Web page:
This walk will take you around Newton-on-Ouse, exploring some of its past and looking at clues to the close relationship with the estate. It can be used to explore the nearby village or as a diversion when walking the parkland walks.
Lady Chesterfield's cherry trees
Come out through the Beningbrough gates into Newton-on-Ouse, keeping to the left hand side of the road. This is Cherry Tree Avenue and the cherry trees which line it on each side once belonged to Lady Chesterfield, the last resident owner of Beningbrough 1917-1958. She also had her own pew in the church. As you walk down the lane towards the church, look out for links with Beningbrough in some of the cottage names and signs. You'll soon come to the church lych gate.
A church twice rebuilt by the Dawnays
The Dawnays, who owned Beningbrough from 1827 to 1916, were a great church building family and they financed the rebuilding of All Saints, twice, in 1838, then again in 1849. The exact reason for the second rebuild is not known - perhaps there was a fire, or perhaps it was to keep up with fashion in the Gothic revival. The 150ft spire was an impressive addition and can be seen from as far away as Brimham rocks. It was also the landmark which guided planes home to Linton-on-Ouse airfield in the second world war. Enter the church to have a look around.
A Beningbrough family church
After the dissolution of the monasteries, patronage of All Saints passed to the Bourchiers, lords of the manor at Beningbrough, then on to the Earles and the Dawnays.Throughout the church are memorials to Beningbrough families. On the east wall are three brass tablets commemorating members of the Bourchier family. Within the chancel there is a monument brass with effigies of William and Lydia Dawnay. The carved oak reredos and chancel screen also commemorate Lydia Dawnay, responsible for the 1849 church rebuild. Margaret Earle, nee Bourchier, is remembered in one of the windows.
A village of inns
Continuing on from the church towards the village green, you will see The Blacksmith's Arms on the right. This is one of the two pubs in the village. The other is the Dawnay Arms which dates back to 1779 and was formerly known as The George and Dragon. In 1840, there were a further three inns in the village. The reason for so many inns in a small village will be discovered further along the walk.
The chapel and the old school
Walk on past the Blacksmith's Arms to the triangular shaped village green. Standing in front of the Millennium Dial, you will see the Wesleyan Methodist chapel c.1924. The chapel closed in 2003 and is now privately owned. To the right is the Old School, a Grade II listed building which was gifted to the village in 1953, along with with the Parish Hall and grounds. The bestower of the gift was Colonel The Hon. L.P. Dawnay of Beningbrough Hall. There is an inscription on the wall of the school, commemorating his bequest. The school closed in 1986 and is now a residence.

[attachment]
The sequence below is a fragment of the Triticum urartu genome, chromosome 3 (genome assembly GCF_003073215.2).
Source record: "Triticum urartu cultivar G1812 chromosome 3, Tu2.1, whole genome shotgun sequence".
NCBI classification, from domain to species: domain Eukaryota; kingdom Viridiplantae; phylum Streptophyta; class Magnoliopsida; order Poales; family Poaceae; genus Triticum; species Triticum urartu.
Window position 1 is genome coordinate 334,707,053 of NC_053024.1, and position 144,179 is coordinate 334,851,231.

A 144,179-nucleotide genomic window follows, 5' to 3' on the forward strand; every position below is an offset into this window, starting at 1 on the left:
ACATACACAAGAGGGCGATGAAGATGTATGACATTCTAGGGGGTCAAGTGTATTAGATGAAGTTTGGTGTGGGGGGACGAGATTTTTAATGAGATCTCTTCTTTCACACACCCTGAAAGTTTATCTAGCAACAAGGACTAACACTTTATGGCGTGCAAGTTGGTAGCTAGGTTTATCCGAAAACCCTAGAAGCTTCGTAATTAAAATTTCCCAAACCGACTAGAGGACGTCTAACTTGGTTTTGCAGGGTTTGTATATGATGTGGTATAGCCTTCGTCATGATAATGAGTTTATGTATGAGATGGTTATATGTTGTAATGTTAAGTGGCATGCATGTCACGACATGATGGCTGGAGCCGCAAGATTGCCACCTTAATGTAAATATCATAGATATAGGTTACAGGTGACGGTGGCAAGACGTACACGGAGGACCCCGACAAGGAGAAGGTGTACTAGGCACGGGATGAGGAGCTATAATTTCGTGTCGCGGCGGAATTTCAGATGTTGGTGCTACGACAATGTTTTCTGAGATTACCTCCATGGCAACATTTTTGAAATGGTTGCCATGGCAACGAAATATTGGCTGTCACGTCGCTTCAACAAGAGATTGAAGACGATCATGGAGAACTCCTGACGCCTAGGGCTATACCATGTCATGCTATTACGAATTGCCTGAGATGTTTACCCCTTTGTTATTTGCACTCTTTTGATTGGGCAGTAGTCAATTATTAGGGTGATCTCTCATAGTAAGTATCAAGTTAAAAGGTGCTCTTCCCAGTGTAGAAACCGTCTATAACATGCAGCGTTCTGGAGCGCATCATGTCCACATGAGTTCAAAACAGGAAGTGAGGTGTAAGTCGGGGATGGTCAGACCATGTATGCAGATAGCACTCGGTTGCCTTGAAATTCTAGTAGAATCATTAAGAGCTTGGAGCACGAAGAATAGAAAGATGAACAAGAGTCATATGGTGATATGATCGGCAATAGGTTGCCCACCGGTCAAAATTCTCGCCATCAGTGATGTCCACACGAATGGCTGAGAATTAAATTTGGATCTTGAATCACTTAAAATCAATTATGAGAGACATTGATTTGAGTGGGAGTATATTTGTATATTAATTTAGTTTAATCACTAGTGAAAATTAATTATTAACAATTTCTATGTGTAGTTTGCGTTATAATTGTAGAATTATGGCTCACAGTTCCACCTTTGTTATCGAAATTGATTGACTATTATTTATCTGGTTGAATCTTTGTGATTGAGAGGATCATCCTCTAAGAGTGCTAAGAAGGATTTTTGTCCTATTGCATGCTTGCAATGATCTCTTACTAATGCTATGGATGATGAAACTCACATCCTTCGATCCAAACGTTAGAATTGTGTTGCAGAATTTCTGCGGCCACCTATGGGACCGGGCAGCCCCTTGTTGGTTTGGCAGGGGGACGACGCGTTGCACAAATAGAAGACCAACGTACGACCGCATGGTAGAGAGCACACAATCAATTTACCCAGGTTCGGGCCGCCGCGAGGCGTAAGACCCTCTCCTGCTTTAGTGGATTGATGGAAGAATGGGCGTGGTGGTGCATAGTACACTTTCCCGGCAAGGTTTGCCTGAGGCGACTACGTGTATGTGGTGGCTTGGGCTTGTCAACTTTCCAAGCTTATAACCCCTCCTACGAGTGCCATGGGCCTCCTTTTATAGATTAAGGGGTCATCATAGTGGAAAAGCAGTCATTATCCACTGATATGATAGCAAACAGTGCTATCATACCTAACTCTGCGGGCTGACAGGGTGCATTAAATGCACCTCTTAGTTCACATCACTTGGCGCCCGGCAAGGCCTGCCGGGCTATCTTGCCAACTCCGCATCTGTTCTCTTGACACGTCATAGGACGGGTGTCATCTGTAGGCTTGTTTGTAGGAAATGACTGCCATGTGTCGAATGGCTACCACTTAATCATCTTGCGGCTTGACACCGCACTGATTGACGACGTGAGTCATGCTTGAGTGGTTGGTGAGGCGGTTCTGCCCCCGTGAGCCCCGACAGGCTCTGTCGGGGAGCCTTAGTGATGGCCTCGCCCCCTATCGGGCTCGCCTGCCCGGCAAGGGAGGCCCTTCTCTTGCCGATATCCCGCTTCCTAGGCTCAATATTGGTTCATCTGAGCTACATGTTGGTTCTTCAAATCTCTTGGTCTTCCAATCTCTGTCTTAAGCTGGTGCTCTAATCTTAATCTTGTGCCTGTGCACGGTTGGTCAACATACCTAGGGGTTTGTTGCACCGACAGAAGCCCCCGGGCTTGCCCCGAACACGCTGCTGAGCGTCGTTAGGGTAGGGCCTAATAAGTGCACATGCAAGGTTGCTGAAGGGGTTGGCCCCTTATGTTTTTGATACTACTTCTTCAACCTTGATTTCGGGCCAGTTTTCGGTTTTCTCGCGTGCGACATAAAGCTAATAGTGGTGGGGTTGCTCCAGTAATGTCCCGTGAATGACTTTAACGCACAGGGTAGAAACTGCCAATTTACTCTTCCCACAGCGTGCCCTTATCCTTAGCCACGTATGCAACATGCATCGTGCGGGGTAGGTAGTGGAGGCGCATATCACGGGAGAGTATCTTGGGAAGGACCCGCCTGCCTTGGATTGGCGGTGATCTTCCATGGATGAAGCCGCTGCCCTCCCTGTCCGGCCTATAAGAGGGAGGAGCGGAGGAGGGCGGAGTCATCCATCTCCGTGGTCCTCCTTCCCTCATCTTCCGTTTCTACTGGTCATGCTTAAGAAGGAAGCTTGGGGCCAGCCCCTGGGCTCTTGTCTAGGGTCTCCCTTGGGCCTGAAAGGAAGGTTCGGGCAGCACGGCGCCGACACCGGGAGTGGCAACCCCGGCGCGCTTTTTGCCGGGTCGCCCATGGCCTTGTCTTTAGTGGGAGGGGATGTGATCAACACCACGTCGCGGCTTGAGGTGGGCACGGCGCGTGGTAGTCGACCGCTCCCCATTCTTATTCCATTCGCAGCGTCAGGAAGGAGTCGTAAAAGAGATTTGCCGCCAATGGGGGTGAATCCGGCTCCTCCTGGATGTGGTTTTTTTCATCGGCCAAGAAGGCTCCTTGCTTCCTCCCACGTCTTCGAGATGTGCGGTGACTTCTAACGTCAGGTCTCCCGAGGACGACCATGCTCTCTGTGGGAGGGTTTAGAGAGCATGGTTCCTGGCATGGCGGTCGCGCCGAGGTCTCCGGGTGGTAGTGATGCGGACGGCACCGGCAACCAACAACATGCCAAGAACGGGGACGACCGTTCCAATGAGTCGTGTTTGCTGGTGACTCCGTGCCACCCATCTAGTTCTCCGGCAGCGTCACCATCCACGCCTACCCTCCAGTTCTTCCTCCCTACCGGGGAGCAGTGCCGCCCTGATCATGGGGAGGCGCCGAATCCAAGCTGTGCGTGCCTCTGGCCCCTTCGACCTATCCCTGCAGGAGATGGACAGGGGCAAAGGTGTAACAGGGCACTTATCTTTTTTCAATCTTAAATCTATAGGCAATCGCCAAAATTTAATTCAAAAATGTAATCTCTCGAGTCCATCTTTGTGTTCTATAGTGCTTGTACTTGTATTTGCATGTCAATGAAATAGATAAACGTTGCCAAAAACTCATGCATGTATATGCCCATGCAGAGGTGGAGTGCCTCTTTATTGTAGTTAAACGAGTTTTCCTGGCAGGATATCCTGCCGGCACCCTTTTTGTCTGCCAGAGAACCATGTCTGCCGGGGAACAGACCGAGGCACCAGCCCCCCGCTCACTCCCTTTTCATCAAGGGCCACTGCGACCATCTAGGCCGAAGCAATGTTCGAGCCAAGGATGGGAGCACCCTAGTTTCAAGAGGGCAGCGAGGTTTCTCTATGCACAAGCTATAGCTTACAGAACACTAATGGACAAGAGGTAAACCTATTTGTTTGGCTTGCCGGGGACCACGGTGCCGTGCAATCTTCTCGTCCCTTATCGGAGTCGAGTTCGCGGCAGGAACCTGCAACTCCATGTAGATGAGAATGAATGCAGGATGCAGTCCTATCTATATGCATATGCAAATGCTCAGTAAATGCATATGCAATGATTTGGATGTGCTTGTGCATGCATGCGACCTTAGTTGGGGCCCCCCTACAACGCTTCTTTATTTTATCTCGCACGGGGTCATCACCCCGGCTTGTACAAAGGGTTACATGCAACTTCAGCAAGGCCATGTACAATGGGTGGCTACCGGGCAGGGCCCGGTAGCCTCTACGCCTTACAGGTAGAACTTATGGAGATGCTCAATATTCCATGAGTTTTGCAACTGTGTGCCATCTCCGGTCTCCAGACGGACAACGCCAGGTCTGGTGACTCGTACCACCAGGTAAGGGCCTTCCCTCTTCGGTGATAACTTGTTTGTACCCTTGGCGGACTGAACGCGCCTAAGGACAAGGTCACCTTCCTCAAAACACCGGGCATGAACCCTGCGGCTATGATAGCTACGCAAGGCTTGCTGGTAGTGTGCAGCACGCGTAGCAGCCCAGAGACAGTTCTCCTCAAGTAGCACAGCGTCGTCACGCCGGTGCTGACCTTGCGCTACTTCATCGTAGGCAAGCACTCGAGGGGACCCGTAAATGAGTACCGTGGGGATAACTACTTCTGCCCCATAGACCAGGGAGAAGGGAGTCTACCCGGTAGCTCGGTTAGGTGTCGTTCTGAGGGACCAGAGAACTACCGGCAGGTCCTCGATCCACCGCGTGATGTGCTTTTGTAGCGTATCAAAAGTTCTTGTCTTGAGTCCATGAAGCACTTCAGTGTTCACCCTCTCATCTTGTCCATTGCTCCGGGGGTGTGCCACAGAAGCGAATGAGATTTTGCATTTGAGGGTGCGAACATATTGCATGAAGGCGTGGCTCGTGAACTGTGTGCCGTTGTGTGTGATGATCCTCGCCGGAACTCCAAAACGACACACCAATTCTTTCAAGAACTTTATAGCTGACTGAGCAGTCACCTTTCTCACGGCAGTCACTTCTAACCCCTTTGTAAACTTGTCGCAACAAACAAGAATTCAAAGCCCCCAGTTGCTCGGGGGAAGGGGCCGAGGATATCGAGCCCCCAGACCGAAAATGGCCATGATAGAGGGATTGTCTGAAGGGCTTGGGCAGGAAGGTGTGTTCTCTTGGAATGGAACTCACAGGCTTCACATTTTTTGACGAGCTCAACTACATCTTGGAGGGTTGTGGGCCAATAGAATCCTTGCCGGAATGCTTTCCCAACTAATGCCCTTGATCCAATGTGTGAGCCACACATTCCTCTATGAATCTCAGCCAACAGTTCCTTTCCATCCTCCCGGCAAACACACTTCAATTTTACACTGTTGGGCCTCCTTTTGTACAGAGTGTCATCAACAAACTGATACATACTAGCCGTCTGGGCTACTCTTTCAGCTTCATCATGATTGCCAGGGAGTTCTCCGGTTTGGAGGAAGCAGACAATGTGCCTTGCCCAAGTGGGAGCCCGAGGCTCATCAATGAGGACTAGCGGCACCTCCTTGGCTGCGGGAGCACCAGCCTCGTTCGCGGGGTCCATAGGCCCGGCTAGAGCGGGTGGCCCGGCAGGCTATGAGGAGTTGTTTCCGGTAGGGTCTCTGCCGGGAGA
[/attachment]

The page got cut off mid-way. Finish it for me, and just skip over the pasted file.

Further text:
Brick and tile works
Head past the Dawnay Arms towards Linton-on-Ouse and cross to the right as the pavement peters out. On the bend, you will see a public footpath sign, which leads to the site where there was once a busy brick and tile works. If you wish, you can divert here and walk about 400 yards along this path to see where the works used to be - now a rather bumpy field. Barges would stop at Newton Landing, to load up lime bricks and tiles, and to offload coal and other goods.
Why Newton had so many inns ...
Walk down the main road towards Linton-on-Ouse, and cross over near the village sign to the public footpath. You will come to Kyle Bridge. Look towards the end of the river; this is known as Fishers' End. This was once a perfect area to moor barges, and is the reason there were so many inns in Newton: bargemen could easily stop off here to go for a drink! Walk across the bridge and down the wooden steps, turn left and walk by the side of the Kyle towards the confluence, where you will have a great view of the River Ouse and All Saints Church.
A riverside walk and the village playground
There is an option for a scenic walk here, continuing on along the River Ouse then over a stile to Linton Lock, an interesting working lock. It should take around twenty minutes each way.
Otherwise, retrace your steps and walk back towards the green, but veer left, past the cottages on Shop Hill. The Village Hall is on your right. A further option here, if you're on your walk with children, is to call in at the village playground. To do this carry on the left hand side of the road till you come to Tollerton Lane. Turn left and within 200 yards you'll come to the playing fields. Here, go through the gate to the playground.
To continue the walk, turn down Back Lane by the Village Hall until you come to a war memorial on the left, featuring a Halifax bomber.
World war two connection
At 4.00am on June 9th, 1944, a Halifax bomber crashed in Back Lane, Newton-on-Ouse whilst returning to base after a bombing mission over Germany. Four members of the Royal Canadian Air Force and two Royal Air Force members died when the Halifax crashed and demolished a house, although the occupant and a newly born baby survived. On this spot, they are commemorated.
During the second world war, airmen from the Royal Air Force and the Royal Canadian Air Force were billeted at Beningbrough Hall, flying out on missions from Linton-on-Ouse airfield.
Back to Beningbrough
Further down Back Lane is the Old Sandpit Pond which is now home to the great crested newt. However, you are turning right into Sills Lane and then left past Chauffeur's Cottage. You will see the Beningbrough Hall gates ahead of you.
Please park sensibly
Please use the car park, even if you are just visting the parkland. For everyone's safety, avoid parking in passing places, on embankments or close to neighbouring drives.